March 26 marked the second anniversary of Vladimir Putin’s election as president and the halfway point in his term. And while there was much about which the head of state could justifiably brag–above all the country’s continuing economic growth and the public’s continuing approval of his performance–elite opinion was more divided over his record than might have been expected.
Not surprisingly, one of the more glowing reviews of Putin’s record came in an analysis provided by the state’s RIA Novosti news agency. It noted that Russia’s foreign debt problem, which some observers a few short years ago warned could trigger an economic meltdown in 2003, had “receded into the background,” while fears that Putin’s accession would lead to a revival of “militarization and imperialism” had proved groundless. Meanwhile, Putin’s federative reforms–including the creation of seven federal districts, a consultative State Council in which regional governors enjoy “the right of direct contact with the federal president” and new procedures for forming the Federation Council, the parliament’s upper chamber–had furthered his goal of “arranging federal rule as rationally as possible.” This, in turn, had opened up the possibility for “harmonious contacts” between the state and “an emergent civil society in the free democratic country into which Russian ought to evolve,” RIA Novosti opined. Still, “formidable barriers” to progress remained, above all the ongoing war in Chechnya, a “bloated” bureaucracy and officials intent on “strangling” free speech, especially in the provinces.
Other observers were less sanguine about Putin’s record at midterm. If the Yeltsin era had seen the so-called oligarchs rise to dominance over state officials, the Putin era had seen a “bureaucratic renaissance,” particularly for security service officials, Moskovsky Komsomolets wrote. In fact, the paper claimed, some of Putin’s key reforms had brought about results diametrically opposed to their declared intentions.
One such example was the Kremlin’s restructuring of the Federation Council, by which regional leaders lost their automatic representation in the upper parliamentary chamber–along with parliamentary immunity from criminal prosecution–but were allowed to appoint their replacements. While the aim of this move, among other things, was to reduce the regional leaders’ power to influence federal policy, it had in fact created new opportunities for large-scale graft: Moskovsky Komsomolets, citing “well-informed and trustworthy sources,” reported that Federation Council seats had been sold initially for $500,000, but that the price had gone up as high as $4 million as the number of spots dwindled.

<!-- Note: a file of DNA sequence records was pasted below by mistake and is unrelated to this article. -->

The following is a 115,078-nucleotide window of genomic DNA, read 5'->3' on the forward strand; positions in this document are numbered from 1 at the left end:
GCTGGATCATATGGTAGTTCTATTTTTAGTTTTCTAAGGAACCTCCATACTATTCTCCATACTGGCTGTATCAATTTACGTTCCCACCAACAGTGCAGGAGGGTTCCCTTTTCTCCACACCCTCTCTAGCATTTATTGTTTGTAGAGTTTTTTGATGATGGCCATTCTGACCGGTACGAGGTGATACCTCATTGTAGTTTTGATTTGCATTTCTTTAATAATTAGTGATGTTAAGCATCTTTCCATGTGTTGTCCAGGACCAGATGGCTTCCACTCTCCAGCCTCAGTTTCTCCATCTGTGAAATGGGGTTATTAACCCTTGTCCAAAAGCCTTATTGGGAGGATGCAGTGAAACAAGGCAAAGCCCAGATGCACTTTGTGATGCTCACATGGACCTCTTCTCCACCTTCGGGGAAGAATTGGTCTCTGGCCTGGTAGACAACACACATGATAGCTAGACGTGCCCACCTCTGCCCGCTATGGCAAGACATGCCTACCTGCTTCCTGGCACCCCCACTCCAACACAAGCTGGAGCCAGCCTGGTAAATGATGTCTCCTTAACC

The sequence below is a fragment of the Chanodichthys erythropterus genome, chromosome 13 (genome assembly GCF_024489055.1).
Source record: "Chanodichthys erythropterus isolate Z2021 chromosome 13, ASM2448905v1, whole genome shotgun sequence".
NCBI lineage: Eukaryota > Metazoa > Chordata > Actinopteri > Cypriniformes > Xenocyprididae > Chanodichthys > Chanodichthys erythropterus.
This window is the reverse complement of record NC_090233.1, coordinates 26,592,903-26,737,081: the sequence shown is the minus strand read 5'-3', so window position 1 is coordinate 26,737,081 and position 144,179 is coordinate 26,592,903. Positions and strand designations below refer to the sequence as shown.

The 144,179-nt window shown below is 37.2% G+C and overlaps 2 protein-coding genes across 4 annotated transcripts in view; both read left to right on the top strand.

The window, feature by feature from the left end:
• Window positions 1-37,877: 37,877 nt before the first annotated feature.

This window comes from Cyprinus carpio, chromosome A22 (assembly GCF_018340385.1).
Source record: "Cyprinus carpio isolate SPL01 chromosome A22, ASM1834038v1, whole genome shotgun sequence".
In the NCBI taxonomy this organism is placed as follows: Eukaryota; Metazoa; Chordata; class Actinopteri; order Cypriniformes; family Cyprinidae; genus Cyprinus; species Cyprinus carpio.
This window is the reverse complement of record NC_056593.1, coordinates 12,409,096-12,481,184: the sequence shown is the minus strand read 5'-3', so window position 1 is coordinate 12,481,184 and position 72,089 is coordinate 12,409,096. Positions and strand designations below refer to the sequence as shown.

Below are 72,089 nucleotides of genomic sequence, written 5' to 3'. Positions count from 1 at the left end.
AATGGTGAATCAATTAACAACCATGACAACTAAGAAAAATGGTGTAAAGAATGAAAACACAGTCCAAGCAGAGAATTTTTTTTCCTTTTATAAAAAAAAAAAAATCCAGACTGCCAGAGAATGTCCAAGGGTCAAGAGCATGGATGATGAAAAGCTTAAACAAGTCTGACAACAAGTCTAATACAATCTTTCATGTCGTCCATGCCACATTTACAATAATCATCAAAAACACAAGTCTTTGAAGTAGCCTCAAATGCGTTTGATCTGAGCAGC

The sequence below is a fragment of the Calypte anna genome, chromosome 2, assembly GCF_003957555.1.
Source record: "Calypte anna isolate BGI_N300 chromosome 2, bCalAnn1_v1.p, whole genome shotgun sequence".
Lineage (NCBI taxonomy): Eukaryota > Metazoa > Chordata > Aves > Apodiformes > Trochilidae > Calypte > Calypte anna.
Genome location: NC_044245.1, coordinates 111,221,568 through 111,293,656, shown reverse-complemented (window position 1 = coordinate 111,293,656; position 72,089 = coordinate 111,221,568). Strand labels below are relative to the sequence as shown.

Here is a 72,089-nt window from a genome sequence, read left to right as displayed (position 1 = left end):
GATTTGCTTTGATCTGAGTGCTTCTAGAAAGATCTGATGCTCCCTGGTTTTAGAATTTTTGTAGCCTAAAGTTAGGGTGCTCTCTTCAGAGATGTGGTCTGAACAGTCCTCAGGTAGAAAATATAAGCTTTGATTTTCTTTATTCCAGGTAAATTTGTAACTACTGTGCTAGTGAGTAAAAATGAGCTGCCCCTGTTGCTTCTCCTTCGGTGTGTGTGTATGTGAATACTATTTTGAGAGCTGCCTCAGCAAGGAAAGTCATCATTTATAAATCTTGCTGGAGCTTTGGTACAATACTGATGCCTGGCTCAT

In addition, the paper declared it was a “myth” that Putin had managed to impose control and discipline over the state apparatus using the special services and other law enforcement bodies like the Prosecutor General’s Office. In reality, the state apparatus was the true winner of Putin’s attempt to recentralize power, Moskovsky Komsomolets wrote: “With the parliament and the media already tamed, the president has found himself a hostage of the security structures and the state apparatus as creators of his informational menu.” Meanwhile, the paper asserted that the state apparatus, as in the Yeltsin years, remained divided into warring clans, and that corruption within it had grown “enormously” under Putin, giving state officials “many more opportunities to line their pockets.” If true, this represented quite a feat, given the Yeltsin era’s rampant bureaucratic malfeasance.